Reading around the Web is a weekly feature of recommended non-fiction reading, compiled with the aim of drawing your attention to something a little different, a little inspiring, and very interesting.

Reading around the Web: Prizes and prestige

Reading around the Web is a weekly feature of recommended non-fiction reading, compiled with the aim of drawing your attention to something a little different, a little inspiring, and very interesting.

To submit an item for consideration for next week’s list, leave a link in the Comments below.


This week’s theme is prizes and prestige. I have been reading about books that have won awards, poring over lists of highly-anticipated publications with 2018 release dates, and comparing recommendations from a variety of well-regarded sources. These are my chosen highlights.

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6 books we’re excited to read in February (Abbe Wright, Read it Forward), in which books including Zadie Smith’s Feel Free and Azareen Van der Vliet Oloomi’s thought-provoking novel, call me zebra come highly recommended.

Jhalak book prize for writers of colour announces 2018 longlist (Media Diversified), in which the 2018 longlist for the Jhalak Prize is announced, a cross-section of incredible work from British POC. This year, the judging panel is comprised entirely of women.

Books to get excited about in 2018 (from independent publishers) (Bex, Ninja Book Box), in which a varied array of texts due for publication this year, all from indie publishers, are given some well-deserved attention.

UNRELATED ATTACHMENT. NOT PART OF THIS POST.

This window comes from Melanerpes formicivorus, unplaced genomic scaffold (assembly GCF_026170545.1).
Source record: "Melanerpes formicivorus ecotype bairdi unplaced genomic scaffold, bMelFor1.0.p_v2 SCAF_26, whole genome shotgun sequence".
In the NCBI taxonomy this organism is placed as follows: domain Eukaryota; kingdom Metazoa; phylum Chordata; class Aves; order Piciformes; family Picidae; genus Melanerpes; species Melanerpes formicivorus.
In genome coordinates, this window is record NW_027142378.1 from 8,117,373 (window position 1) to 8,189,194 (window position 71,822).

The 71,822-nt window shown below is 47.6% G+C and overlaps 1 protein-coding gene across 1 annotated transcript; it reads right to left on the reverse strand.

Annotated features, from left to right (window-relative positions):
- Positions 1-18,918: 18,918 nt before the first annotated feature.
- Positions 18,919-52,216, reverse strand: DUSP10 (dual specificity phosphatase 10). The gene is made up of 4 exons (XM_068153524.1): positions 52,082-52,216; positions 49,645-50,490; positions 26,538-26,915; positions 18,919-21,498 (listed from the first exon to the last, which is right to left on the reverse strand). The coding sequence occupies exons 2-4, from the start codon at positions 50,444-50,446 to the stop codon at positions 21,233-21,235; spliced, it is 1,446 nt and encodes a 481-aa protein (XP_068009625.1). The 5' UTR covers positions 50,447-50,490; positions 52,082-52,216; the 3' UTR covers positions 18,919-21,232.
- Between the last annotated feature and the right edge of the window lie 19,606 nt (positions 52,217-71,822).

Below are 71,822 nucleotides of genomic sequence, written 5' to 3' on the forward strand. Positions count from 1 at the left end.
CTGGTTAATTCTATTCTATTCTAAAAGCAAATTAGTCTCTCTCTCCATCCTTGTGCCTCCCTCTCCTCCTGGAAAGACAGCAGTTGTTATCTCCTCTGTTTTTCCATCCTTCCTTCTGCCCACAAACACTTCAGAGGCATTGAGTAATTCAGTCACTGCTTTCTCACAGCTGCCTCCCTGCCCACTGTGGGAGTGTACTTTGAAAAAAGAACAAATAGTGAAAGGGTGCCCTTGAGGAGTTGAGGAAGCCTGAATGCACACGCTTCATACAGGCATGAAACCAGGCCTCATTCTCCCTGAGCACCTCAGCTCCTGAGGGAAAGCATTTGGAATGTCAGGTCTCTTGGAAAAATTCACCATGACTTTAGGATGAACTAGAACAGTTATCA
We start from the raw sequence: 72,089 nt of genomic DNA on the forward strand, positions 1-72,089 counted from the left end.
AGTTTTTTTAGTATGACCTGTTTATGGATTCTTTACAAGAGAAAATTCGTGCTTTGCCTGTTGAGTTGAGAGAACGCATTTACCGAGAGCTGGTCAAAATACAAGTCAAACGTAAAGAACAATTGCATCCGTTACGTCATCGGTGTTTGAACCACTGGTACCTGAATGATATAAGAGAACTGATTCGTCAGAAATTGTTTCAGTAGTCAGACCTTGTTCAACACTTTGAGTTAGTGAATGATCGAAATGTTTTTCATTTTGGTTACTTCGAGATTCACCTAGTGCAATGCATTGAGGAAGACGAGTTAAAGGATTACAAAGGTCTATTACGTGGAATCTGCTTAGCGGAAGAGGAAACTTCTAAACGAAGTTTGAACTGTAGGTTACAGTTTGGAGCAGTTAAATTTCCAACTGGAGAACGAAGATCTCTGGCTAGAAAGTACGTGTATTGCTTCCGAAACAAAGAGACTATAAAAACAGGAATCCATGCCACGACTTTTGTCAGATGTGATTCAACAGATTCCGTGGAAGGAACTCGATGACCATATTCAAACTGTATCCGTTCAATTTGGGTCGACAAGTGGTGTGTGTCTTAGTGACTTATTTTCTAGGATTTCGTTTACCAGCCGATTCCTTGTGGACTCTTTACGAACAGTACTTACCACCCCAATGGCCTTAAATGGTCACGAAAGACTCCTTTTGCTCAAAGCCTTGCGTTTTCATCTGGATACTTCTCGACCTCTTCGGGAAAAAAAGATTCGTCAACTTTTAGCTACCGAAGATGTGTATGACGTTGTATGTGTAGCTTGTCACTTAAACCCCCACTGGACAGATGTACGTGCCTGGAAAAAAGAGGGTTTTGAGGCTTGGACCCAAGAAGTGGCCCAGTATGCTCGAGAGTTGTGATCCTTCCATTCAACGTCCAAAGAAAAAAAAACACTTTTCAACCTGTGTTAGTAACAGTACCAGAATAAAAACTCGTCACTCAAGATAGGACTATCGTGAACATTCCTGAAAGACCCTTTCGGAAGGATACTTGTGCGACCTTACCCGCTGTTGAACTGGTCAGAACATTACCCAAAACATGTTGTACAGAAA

The Costa Book Awards (Waterstones), in which can be found details on the Costa Book of the Year 2017 and the other titles that were shortlisted for the award.



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Reading around the Web: Writing

Reading around the Web is a weekly feature of recommended non-fiction reading, compiled with the aim of drawing your attention to something a little different, a little inspiring, and very interesting.

To submit an item for consideration for next week’s list, leave a link in the Comments below.


This week’s theme is writing. Whether you’re thinking about it, doing it (or, indeed, thinking about doing it), the articles below may just help you get onto the right track.

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Recommended this week:

About Words Without Borders. Words Without Borders do an incredible job removing the barriers that prevent people all over the world from understanding and enjoying books.

If you want to write a book, John McPhee’s advice is indispensable (Roy Peter Clark, Poynter) covers John McPhee’s life and writing process. This is one in a series of essays on writing to be published in 2018.

New Sentences: From ‘Bone,’ by Yrsa Daley-Ward (Sam Anderson, The New York Times Magazine), a close reading of a particular line in Yrsa Daley-Ward’s poem, “kid”.

‘Persist. Read, write, and improve.’ Jesmyn Ward shares the best writing advice she’s ever received (Elizabeth Flock, PBS), which contains an interview with Jesmyn Ward on her favourite reading material, how she decides what to write about, and the writing advice that had the greatest impact on her.

10 of the Best Books of January 2018 (Frannie Jackson, Paste Magazine). My personal favourite, a list of highly-anticipated books with January release dates. Stock up your TBR shelf here!

 

Reading around the Web: Concepts and preconceptions

Reading around the Web is a weekly feature of recommended non-fiction reading, written with the aim of drawing your attention to something a little different, a little inspiring, and very interesting.

To submit an item for consideration for next week’s list, leave a link in the Comments below.


Recommended this week: